Wednesday, November 30, 2011

Antelope Canyon, Page, AZ

Over the Thanksgiving holiday my mom and dad and I went to Antelope Canyon in Page, Arizona. They are slot canyons owned by the Navajo people. You would have no idea they are right underneath the ground, from the top you see only a barely perceptible fissure in the landscape. Anyway! They are beautiful.

As you can see I had quite a lot of fun with my camera - but how could I not? Apparently in the morning (when we were there) the colors are purplish-blue with the orange, but all day long the colors change as the sun hits the canyon walls at a slightly different angle. I wish I could have been there all day long to watch the array.

This Thanksgiving I am thankful for my wonderful parents who understand my need for adventure!

Monday, November 21, 2011

A Trip to the Newsroom

Life has a strange way of turning around in circles.

I graduated from this journalism program several years ago, and last week I took my newspaper students to see the news studios and print offices at my alma mauter.

It was a strange moment of deja vu in reverse. I remember as a broadcast student at this university watching tours of high school students and Boy Scouts roaming the newsroom and each time wondering and even speculating that someday I too would be bringing in a group of kids to the newsroom.

Life has a strange way of turning around in circles.

Wednesday, November 16, 2011

Let's Not Talk About It

I am a proponent of talking about most things. I am a verbal, so talking-it-out, works-it-out in most cases. However, I wonder if that's not always the case. I wonder if sometimes, talking about it one more time doesn't help.

I just finished reading Into Thin Air, Jon Krakauer's account of the disasterous 1996 climb of Mt. Everest where 12 people died in one expedition. Afterwards when the few survivors made it down the mountain people were obsessed with finding out what went wrong and playing the blame-game. Interestingly a relative of one of the survivors, critical of Krakauer's narrative said:

No amount of your analyzing, criticizing, judging, or hypothesizing will bring the peace you are looking for. There are no answers. No one is at fault. No one is to blame. Everyone was doing their best at the given time under the given circumstances. No one intended harm for one another. No one wanted to die. (297-298)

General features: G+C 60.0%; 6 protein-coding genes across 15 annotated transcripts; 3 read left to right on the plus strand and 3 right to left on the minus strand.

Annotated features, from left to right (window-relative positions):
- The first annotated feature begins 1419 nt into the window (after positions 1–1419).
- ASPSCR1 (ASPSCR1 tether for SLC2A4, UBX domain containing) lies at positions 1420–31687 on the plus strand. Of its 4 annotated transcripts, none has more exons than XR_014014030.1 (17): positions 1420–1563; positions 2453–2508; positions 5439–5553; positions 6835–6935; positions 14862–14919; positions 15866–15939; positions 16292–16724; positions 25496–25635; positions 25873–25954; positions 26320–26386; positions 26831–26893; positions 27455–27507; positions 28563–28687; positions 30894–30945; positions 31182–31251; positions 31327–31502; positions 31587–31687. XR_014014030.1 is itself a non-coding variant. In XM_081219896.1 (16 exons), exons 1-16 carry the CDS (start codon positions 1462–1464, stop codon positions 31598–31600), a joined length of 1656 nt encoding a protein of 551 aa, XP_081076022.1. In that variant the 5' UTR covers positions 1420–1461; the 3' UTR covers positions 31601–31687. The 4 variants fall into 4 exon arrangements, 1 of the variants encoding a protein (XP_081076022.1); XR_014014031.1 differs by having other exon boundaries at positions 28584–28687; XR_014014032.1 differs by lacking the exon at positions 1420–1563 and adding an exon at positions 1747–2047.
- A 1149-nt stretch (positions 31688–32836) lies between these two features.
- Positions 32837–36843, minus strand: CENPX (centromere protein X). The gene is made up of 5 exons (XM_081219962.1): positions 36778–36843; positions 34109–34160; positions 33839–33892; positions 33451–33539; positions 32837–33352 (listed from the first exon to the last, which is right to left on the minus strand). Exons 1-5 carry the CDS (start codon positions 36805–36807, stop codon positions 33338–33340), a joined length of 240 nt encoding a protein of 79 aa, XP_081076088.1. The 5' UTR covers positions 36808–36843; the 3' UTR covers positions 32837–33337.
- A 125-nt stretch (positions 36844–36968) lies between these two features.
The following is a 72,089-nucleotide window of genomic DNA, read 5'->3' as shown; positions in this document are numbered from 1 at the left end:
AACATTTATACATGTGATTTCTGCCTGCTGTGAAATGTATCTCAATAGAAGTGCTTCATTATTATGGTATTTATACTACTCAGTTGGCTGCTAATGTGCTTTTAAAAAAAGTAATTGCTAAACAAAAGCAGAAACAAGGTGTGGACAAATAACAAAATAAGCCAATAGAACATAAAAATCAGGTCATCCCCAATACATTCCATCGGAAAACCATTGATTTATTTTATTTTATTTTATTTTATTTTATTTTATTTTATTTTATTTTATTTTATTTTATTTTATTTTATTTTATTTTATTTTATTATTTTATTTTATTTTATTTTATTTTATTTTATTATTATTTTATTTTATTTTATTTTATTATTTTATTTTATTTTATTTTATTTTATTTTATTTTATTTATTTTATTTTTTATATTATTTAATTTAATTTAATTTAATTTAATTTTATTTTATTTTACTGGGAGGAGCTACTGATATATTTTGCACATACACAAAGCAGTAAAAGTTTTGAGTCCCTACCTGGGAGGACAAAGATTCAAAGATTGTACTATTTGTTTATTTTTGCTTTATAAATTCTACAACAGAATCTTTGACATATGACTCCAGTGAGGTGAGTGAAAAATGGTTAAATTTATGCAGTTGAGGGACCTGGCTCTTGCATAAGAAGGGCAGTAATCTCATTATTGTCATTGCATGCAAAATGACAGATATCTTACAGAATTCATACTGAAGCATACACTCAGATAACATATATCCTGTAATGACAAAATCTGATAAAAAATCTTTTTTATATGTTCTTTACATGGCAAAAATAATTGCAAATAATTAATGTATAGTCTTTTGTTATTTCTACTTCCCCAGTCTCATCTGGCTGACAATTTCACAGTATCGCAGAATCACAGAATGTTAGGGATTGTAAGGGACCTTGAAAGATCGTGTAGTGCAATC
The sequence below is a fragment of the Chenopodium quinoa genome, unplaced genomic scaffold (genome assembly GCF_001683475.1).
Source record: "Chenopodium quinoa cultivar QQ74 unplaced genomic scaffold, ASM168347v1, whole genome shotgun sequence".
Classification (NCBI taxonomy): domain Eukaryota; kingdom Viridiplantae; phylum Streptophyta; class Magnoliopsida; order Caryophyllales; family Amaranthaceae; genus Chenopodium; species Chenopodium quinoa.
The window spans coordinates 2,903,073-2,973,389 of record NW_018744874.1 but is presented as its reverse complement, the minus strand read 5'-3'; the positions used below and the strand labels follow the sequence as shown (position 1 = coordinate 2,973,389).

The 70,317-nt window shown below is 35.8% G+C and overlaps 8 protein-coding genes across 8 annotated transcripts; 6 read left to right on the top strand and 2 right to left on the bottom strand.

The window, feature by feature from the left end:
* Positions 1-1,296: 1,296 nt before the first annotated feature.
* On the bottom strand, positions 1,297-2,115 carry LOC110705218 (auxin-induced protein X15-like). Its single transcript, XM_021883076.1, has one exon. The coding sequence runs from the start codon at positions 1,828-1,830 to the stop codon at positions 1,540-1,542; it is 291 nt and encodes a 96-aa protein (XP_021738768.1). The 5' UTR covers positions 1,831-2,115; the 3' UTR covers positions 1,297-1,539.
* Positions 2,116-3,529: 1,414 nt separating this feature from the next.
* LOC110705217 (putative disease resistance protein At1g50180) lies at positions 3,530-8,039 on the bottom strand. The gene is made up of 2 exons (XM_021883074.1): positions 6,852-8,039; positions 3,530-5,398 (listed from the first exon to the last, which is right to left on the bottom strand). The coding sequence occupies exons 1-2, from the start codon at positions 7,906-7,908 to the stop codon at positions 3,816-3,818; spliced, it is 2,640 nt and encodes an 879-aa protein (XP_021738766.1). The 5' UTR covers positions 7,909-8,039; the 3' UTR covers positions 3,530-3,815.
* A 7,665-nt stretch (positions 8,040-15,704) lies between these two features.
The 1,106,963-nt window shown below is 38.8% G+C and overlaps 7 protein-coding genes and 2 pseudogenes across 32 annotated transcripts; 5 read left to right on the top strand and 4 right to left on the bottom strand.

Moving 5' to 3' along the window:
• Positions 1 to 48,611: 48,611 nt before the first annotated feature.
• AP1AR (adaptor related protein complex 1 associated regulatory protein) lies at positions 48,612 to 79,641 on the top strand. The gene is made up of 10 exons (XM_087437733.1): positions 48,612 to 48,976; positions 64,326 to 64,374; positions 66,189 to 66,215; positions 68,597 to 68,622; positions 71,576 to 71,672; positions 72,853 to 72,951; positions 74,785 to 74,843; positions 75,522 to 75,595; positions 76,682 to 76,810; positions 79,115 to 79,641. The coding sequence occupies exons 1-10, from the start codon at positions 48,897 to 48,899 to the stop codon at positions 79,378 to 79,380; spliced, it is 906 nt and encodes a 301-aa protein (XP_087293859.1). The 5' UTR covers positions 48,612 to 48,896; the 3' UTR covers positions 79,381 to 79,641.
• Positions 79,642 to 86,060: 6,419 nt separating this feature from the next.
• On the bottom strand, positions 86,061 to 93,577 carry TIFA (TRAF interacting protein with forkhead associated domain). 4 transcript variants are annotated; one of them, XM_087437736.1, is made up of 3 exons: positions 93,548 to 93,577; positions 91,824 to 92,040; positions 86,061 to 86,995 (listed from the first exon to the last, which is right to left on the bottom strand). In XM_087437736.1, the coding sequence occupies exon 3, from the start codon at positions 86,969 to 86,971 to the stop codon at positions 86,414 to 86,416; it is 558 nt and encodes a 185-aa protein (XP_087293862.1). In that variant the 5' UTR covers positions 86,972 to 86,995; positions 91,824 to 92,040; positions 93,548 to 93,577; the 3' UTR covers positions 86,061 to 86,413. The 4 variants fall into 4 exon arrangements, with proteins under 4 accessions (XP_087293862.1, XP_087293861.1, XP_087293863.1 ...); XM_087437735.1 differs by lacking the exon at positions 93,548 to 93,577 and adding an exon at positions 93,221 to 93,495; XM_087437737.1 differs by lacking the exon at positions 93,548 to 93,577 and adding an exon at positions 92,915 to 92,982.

Additionally, Krakauer said people wanted to "catalog the myriad blunders in order to 'learn from the mistakes.'" As if finding those errors would make them "too clever to repeat those same errors." (286)

It's human nature to want to catalog, analyze, and go over one more time because this is how we learn, but is it always necessary? Or are there some things we should just allow ourselves and others to have survived?

Wednesday, November 02, 2011

Blackmail Photos

I was told I was under no circumstances allowed to post these pictures on I am putting them on my blog. Haha!

So, my teacher friends and I dressed up as teachers for Halloween! It was one of the funnest things I have ever done costume-wise! The reactions were classic. A few of the older teachers complimented us on how "cute" we looked - because they still have sweaters like this in their own closets! And not all of the students got it because they have seen sweaters like this on teachers (i.e. elementary teachers) their whole lives...but to people around my age it was halarious because we would never dress like this! :) Hopefully we didn't offend anyone because it was so great.

Admit it: This is what you pictured in your mind when me (an unlikely) grew up to be a school teacher.